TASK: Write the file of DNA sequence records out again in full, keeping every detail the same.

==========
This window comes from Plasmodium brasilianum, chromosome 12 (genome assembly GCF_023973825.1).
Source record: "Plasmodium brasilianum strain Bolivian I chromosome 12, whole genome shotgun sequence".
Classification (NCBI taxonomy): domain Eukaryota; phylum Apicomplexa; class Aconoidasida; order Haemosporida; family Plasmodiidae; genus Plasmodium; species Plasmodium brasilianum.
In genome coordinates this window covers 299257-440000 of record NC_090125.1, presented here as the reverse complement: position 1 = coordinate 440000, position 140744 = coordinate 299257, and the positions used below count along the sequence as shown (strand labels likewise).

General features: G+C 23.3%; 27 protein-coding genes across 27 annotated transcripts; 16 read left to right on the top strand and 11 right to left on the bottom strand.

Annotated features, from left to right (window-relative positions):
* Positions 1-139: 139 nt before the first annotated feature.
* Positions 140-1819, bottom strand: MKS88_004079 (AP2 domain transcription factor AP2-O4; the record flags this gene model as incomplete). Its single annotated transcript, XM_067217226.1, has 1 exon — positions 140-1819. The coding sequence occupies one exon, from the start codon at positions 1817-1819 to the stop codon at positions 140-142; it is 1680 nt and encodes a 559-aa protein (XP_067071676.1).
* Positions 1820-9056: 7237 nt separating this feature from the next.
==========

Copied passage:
This window comes from Plasmodium brasilianum, chromosome 12 (genome assembly GCF_023973825.1).
Source record: "Plasmodium brasilianum strain Bolivian I chromosome 12, whole genome shotgun sequence".
Classification (NCBI taxonomy): domain Eukaryota; phylum Apicomplexa; class Aconoidasida; order Haemosporida; family Plasmodiidae; genus Plasmodium; species Plasmodium brasilianum.
In genome coordinates this window covers 299257-440000 of record NC_090125.1, presented here as the reverse complement: position 1 = coordinate 440000, position 140744 = coordinate 299257, and the positions used below count along the sequence as shown (strand labels likewise).

General features: G+C 23.3%; 27 protein-coding genes across 27 annotated transcripts; 16 read left to right on the top strand and 11 right to left on the bottom strand.

Annotated features, from left to right (window-relative positions):
* Positions 1-139: 139 nt before the first annotated feature.
* Positions 140-1819, bottom strand: MKS88_004079 (AP2 domain transcription factor AP2-O4; the record flags this gene model as incomplete). Its single annotated transcript, XM_067217226.1, has 1 exon — positions 140-1819. The coding sequence occupies one exon, from the start codon at positions 1817-1819 to the stop codon at positions 140-142; it is 1680 nt and encodes a 559-aa protein (XP_067071676.1).
* Positions 1820-9056: 7237 nt separating this feature from the next.